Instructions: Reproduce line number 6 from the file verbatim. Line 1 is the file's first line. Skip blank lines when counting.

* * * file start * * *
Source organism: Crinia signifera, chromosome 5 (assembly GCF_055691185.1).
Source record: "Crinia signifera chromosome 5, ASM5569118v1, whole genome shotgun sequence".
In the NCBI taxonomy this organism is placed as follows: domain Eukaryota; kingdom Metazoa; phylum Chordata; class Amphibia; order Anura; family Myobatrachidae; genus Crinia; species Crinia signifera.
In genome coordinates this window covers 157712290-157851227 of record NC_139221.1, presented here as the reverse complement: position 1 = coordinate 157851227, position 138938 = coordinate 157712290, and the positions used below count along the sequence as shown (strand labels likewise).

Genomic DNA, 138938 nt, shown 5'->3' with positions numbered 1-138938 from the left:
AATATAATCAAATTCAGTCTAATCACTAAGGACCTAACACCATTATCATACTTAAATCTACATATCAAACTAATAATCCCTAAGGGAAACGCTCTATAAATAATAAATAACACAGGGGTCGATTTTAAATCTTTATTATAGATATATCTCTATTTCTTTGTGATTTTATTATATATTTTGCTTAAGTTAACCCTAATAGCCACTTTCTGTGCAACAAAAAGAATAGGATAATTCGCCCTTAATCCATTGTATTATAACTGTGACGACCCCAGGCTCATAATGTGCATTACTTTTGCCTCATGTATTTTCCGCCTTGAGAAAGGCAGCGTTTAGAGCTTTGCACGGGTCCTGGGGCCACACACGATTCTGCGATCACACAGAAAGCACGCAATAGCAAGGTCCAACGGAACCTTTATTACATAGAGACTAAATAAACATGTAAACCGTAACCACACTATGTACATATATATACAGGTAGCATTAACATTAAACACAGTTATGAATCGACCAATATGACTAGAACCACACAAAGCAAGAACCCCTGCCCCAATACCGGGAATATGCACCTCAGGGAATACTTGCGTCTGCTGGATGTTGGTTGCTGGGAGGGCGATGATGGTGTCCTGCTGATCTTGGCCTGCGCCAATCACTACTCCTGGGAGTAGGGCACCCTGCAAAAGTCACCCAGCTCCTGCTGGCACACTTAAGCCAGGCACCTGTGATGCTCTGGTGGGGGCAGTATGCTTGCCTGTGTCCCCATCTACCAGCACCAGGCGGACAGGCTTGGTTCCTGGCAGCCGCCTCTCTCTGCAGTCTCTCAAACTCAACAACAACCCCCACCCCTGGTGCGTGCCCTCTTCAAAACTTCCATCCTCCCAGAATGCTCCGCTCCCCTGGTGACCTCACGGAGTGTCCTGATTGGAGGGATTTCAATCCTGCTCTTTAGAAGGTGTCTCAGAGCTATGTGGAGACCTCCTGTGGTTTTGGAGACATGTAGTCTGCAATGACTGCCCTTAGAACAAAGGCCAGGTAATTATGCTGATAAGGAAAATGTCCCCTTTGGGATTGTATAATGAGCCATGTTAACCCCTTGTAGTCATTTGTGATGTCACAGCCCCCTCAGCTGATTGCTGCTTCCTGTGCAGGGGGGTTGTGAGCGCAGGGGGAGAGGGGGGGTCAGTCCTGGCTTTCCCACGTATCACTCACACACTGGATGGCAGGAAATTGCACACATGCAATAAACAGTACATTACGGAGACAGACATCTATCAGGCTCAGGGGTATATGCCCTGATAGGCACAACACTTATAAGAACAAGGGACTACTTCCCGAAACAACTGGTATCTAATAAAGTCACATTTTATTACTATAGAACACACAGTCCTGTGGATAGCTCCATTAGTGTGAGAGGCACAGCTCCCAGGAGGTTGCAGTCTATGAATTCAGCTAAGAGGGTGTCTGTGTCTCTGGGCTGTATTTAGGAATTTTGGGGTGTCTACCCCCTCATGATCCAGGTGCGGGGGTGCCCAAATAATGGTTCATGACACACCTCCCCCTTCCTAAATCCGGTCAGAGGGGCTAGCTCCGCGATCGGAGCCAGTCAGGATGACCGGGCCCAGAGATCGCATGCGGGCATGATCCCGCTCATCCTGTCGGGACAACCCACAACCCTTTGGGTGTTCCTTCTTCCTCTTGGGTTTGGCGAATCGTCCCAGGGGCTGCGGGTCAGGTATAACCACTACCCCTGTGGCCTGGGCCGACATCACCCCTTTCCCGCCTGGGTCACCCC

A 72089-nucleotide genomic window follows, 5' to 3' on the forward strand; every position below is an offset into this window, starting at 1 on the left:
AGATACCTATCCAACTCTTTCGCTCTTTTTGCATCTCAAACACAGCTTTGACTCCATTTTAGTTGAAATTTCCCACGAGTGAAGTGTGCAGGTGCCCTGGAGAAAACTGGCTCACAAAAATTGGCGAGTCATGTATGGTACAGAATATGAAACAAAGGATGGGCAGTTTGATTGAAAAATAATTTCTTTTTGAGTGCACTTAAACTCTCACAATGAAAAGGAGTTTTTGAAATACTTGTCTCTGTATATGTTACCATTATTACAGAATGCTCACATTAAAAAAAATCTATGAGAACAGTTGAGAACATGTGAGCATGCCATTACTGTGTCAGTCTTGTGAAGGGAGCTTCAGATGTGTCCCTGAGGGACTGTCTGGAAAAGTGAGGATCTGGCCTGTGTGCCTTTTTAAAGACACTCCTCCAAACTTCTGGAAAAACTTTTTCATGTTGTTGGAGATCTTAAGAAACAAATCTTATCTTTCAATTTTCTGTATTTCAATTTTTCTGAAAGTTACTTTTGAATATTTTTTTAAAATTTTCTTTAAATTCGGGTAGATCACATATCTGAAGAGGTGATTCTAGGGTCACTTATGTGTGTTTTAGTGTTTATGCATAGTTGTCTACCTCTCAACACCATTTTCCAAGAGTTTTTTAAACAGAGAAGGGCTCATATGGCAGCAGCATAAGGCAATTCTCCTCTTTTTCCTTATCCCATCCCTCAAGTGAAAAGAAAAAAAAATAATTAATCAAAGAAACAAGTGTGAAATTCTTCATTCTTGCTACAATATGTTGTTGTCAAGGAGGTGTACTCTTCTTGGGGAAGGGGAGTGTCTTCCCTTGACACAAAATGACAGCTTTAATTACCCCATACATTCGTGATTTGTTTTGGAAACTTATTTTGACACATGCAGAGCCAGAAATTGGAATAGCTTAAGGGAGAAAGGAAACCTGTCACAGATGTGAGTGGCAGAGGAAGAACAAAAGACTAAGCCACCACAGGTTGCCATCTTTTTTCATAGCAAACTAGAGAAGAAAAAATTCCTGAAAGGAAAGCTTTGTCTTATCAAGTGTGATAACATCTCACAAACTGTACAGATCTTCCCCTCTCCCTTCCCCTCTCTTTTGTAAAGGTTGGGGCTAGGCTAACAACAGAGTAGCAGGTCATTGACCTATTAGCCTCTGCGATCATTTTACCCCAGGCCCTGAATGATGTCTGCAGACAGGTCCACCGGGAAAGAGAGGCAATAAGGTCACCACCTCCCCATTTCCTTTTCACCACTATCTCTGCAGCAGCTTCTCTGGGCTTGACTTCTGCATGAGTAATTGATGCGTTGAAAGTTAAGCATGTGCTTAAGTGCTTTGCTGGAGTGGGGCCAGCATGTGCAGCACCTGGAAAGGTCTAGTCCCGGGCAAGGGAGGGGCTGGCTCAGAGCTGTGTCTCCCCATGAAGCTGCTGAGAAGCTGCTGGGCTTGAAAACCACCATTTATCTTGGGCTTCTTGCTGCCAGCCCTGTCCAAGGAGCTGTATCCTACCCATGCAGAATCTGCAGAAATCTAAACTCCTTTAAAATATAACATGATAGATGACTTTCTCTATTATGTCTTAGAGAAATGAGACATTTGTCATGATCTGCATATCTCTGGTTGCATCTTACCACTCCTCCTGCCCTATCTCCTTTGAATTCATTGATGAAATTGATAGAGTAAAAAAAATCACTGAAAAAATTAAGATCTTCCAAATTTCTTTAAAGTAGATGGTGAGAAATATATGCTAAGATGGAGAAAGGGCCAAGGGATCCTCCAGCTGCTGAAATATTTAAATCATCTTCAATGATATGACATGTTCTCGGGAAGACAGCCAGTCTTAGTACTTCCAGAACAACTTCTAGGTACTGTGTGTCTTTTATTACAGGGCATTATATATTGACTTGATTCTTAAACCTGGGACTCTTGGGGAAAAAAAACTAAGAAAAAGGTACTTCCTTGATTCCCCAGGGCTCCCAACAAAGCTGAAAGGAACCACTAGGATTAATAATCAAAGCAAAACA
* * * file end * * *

AATATAATCAAATTCAGTCTAATCACTAAGGACCTAACACCATTATCATACTTAAATCTACATATCAAACTAATAATCCCTAAGGGAAACGCTCTATAAATAATAAATAACACAGGGGTCGATTTTAAATCTTTATTATAGATATATCTCTATTTCTTTGTGATTTTATTATATATTTTGCTTAAGTTAACCCTAATAGCCACTTTCTGTGCAACAAAAAGAATAGGATAATTCGCCCTTAATCCATTGTATTATAACTGTGACGACCCCAGGCTCATAATGTGCATTACTTTTGCCTCATGTATTTTCCGCCTTGAGAAAGGCAGCGTTTAGAGCTTTGCACGGGTCCTGGGGCCACACACGATTCTGCGATCACACAGAAAGCACGCAATAGCAAGGTCCAACGGAACCTTTATTACATAGAGACTAAATAAACATGTAAACCGTAACCACACTATGTACATATATATACAGGTAGCATTAACATTAAACACAGTTATGAATCGACCAATATGACTAGAACCACACAAAGCAAGAACCCCTGCCCCAATACCGGGAATATGCACCTCAGGGAATACTTGCGTCTGCTGGATGTTGGTTGCTGGGAGGGCGATGATGGTGTCCTGCTGATCTTGGCCTGCGCCAATCACTACTCCTGGGAGTAGGGCACCCTGCAAAAGTCACCCAGCTCCTGCTGGCACACTTAAGCCAGGCACCTGTGATGCTCTGGTGGGGGCAGTATGCTTGCCTGTGTCCCCATCTACCAGCACCAGGCGGACAGGCTTGGTTCCTGGCAGCCGCCTCTCTCTGCAGTCTCTCAAACTCAACAACAACCCCCACCCCTGGTGCGTGCCCTCTTCAAAACTTCCATCCTCCCAGAATGCTCCGCTCCCCTGGTGACCTCACGGAGTGTCCTGATTGGAGGGATTTCAATCCTGCTCTTTAGAAGGTGTCTCAGAGCTATGTGGAGACCTCCTGTGGTTTTGGAGACATGTAGTCTGCAATGACTGCCCTTAGAACAAAGGCCAGGTAATTATGCTGATAAGGAAAATGTCCCCTTTGGGATTGTATAATGAGCCATGTTAACCCCTTGTAGTCATTTGTGATGTCACAGCCCCCTCAGCTGATTGCTGCTTCCTGTGCAGGGGGGTTGTGAGCGCAGGGGGAGAGGGGGGGTCAGTCCTGGCTTTCCCACGTATCACTCACACACTGGATGGCAGGAAATTGCACACATGCAATAAACAGTACATTACGGAGACAGACATCTATCAGGCTCAGGGGTATATGCCCTGATAGGCACAACACTTATAAGAACAAGGGACTACTTCCCGAAACAACTGGTATCTAATAAAGTCACATTTTATTACTATAGAACACACAGTCCTGTGGATAGCTCCATTAGTGTGAGAGGCACAGCTCCCAGGAGGTTGCAGTCTATGAATTCAGCTAAGAGGGTGTCTGTGTCTCTGGGCTGTATTTAGGAATTTTGGGGTGTCTACCCCCTCATGATCCAGGTGCGGGGGTGCCCAAATAATGGTTCATGACACACCTCCCCCTTCCTAAATCCGGTCAGAGGGGCTAGCTCCGCGATCGGAGCCAGTCAGGATGACCGGGCCCAGAGATCGCATGCGGGCATGATCCCGCTCATCCTGTCGGGACAACCCACAACCCTTTGGGTGTTCCTTCTTCCTCTTGGGTTTGGCGAATCGTCCCAGGGGCTGCGGGTCAGGTATAACCACTACCCCTGTGGCCTGGGCCGACATCACCCCTTTCCCGCCTGGGTCACCCC